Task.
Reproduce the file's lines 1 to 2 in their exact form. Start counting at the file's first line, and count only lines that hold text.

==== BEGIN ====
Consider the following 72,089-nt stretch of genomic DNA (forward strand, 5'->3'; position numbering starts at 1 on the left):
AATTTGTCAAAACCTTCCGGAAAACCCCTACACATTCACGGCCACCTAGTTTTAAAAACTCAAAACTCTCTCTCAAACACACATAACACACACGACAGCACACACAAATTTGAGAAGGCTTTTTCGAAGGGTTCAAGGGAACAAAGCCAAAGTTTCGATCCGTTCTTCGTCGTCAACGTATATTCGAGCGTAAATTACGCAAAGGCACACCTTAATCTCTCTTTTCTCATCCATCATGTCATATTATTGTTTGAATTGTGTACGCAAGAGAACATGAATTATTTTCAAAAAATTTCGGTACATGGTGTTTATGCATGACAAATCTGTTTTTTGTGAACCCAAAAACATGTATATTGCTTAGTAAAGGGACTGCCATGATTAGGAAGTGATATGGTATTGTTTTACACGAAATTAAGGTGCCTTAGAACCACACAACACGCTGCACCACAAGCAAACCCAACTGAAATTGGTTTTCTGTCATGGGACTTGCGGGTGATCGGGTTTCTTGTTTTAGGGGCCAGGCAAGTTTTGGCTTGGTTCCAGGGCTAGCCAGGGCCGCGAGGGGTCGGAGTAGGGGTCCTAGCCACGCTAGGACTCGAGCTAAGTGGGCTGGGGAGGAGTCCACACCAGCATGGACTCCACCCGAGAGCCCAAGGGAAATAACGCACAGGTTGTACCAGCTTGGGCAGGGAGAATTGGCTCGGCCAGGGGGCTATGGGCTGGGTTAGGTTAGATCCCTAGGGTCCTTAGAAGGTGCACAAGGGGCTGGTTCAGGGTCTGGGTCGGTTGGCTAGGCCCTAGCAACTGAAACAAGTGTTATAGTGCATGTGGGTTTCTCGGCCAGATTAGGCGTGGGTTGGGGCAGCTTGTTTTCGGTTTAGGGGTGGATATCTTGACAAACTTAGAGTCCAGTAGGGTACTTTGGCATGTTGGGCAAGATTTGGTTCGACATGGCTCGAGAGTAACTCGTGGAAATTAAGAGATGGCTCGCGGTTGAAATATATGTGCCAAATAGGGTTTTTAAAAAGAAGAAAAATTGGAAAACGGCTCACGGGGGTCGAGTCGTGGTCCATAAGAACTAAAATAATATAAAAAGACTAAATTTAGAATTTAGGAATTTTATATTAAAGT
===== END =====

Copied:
Consider the following 72,089-nt stretch of genomic DNA (forward strand, 5'->3'; position numbering starts at 1 on the left):
AATTTGTCAAAACCTTCCGGAAAACCCCTACACATTCACGGCCACCTAGTTTTAAAAACTCAAAACTCTCTCTCAAACACACATAACACACACGACAGCACACACAAATTTGAGAAGGCTTTTTCGAAGGGTTCAAGGGAACAAAGCCAAAGTTTCGATCCGTTCTTCGTCGTCAACGTATATTCGAGCGTAAATTACGCAAAGGCACACCTTAATCTCTCTTTTCTCATCCATCATGTCATATTATTGTTTGAATTGTGTACGCAAGAGAACATGAATTATTTTCAAAAAATTTCGGTACATGGTGTTTATGCATGACAAATCTGTTTTTTGTGAACCCAAAAACATGTATATTGCTTAGTAAAGGGACTGCCATGATTAGGAAGTGATATGGTATTGTTTTACACGAAATTAAGGTGCCTTAGAACCACACAACACGCTGCACCACAAGCAAACCCAACTGAAATTGGTTTTCTGTCATGGGACTTGCGGGTGATCGGGTTTCTTGTTTTAGGGGCCAGGCAAGTTTTGGCTTGGTTCCAGGGCTAGCCAGGGCCGCGAGGGGTCGGAGTAGGGGTCCTAGCCACGCTAGGACTCGAGCTAAGTGGGCTGGGGAGGAGTCCACACCAGCATGGACTCCACCCGAGAGCCCAAGGGAAATAACGCACAGGTTGTACCAGCTTGGGCAGGGAGAATTGGCTCGGCCAGGGGGCTATGGGCTGGGTTAGGTTAGATCCCTAGGGTCCTTAGAAGGTGCACAAGGGGCTGGTTCAGGGTCTGGGTCGGTTGGCTAGGCCCTAGCAACTGAAACAAGTGTTATAGTGCATGTGGGTTTCTCGGCCAGATTAGGCGTGGGTTGGGGCAGCTTGTTTTCGGTTTAGGGGTGGATATCTTGACAAACTTAGAGTCCAGTAGGGTACTTTGGCATGTTGGGCAAGATTTGGTTCGACATGGCTCGAGAGTAACTCGTGGAAATTAAGAGATGGCTCGCGGTTGAAATATATGTGCCAAATAGGGTTTTTAAAAAGAAGAAAAATTGGAAAACGGCTCACGGGGGTCGAGTCGTGGTCCATAAGAACTAAAATAATATAAAAAGACTAAATTTAGAATTTAGGAATTTTATATTAAAGT